Tag Archives: olympics

Free Magicka DLC Courtesy of Paradox Interactive

God… Paradox Interactive must really like you or something.

An all-new DLC pack called Magicka WOOT has been released, bringing new PvP (personally I’m excited for the Pool of Undeniable Moisture event) and Challenge maps while sporting an Olympic theme (amazingly well timed right?) Why did I get all defensive and bring up the fact that the fine guys at Paradox have like, a totally major crush on you? Cause it’s free! Free DLC!

So what exactly is in this thing? Well here’s a handy list that I definitely came up with myself:

* 4 new PvP maps
* 3 new Challenge maps
* 10 new Sporting Goods items, including dumbbells, water bottles, and the Elevennis Racket
* New “Athletic Techniques” magick, including Performance Enchantment and the Wave

So go download this stuff. It’s the Olympic season, get in the spirit.

GKick Review: London 2012

London 2012 | Available Now
PC, PS3, Xbox 360 | Publisher: SEGA | Developer: Sega Studios Australia

Every two years, like clockwork, the latest in Olympic multi-sport titles is pushed onto the market ahead of the year’s Games. Most of the time, these titles are often lackluster at best, obviously forced out as a quick cash grab before the Olympics start. But every now and then, a really well done game slips through the cracks. Is London 2012 one of those games? Well, you’ll just have to find out.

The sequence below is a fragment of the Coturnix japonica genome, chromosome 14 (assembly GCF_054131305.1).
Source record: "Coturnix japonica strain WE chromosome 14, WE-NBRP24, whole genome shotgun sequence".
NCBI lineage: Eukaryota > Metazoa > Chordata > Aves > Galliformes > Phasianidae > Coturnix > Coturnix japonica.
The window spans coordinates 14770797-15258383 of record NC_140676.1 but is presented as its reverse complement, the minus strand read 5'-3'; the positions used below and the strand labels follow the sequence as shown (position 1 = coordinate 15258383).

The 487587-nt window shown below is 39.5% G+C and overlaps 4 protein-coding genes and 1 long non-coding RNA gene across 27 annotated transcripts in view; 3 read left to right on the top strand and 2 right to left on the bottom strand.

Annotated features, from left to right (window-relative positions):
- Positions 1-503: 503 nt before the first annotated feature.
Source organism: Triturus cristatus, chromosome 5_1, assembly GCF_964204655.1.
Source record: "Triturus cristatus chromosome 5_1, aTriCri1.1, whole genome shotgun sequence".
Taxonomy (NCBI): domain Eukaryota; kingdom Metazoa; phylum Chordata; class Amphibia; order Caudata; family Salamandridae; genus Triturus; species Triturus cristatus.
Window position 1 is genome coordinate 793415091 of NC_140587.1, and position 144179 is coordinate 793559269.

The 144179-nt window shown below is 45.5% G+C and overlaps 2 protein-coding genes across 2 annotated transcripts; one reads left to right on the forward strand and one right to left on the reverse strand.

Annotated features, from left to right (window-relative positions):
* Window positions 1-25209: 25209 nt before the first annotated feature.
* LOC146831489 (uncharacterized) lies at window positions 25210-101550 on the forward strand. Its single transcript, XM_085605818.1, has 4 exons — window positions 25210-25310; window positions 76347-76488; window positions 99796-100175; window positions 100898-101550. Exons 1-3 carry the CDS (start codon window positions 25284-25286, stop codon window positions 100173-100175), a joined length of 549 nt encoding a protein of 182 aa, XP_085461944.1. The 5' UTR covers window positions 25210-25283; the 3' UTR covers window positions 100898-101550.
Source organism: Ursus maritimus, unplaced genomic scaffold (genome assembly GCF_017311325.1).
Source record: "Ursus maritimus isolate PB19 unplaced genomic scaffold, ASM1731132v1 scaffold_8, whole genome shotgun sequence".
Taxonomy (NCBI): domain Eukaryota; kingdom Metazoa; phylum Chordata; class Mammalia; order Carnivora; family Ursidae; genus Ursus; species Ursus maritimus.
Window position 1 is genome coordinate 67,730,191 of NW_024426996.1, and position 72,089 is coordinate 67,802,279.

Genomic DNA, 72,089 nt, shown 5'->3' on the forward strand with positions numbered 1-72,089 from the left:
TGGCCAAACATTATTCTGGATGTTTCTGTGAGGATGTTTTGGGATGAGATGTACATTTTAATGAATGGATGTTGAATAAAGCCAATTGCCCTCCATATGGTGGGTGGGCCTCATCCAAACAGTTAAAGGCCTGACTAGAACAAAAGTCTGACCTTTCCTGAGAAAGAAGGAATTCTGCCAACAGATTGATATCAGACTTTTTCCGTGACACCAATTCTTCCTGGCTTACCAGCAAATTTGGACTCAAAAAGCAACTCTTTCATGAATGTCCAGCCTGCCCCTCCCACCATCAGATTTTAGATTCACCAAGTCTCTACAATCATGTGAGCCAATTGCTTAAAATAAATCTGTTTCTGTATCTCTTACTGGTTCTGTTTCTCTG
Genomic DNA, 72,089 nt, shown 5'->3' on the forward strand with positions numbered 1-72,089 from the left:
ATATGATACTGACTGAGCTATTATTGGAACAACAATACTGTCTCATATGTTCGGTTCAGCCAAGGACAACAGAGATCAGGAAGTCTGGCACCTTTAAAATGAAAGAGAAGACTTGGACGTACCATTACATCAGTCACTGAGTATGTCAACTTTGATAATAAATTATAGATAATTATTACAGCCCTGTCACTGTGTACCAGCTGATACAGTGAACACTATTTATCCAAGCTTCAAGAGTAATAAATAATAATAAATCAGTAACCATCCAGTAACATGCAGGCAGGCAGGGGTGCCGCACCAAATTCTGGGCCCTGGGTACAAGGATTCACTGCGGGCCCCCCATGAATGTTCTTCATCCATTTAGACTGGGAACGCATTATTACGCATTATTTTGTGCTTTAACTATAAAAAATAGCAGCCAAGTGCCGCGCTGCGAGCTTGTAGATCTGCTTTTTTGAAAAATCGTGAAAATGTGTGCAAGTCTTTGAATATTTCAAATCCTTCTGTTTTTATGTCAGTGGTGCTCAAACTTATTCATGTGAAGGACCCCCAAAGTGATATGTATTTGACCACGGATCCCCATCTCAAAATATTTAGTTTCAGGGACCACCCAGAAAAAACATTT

The first thing worth noting is that the game is presented extremely well. It retains all of the styles and visual elements - for better or worse - of the London 2012 Olympics and does a great job at rendering not only the athletes but also the venues. But visual elements aside, the one major thing that London 2012 gets right is the design and playability of the minigames.

London 2012 packs in 31 events spanning the most game-worthy options at the Olympics. The design of these events breaks a typical misstep that many Olympic games fall into where the controls are either bad or frustrating and make the whole experience dismal. Sega Australia did a fine job at making the game controls extremely easy to learn while also requiring time to perfect in order to get the best results.

As I mentioned before, the presentation is also excellent. Beyond the graphics, the in-game announcers, the medal ceremonies, and even in-game replays all come together to create a very charming entry into the pantheon of Olympic video games. While some of the events are a little too easy and some are a bit unforgiving in their controls, it seems that overall it does a fine job.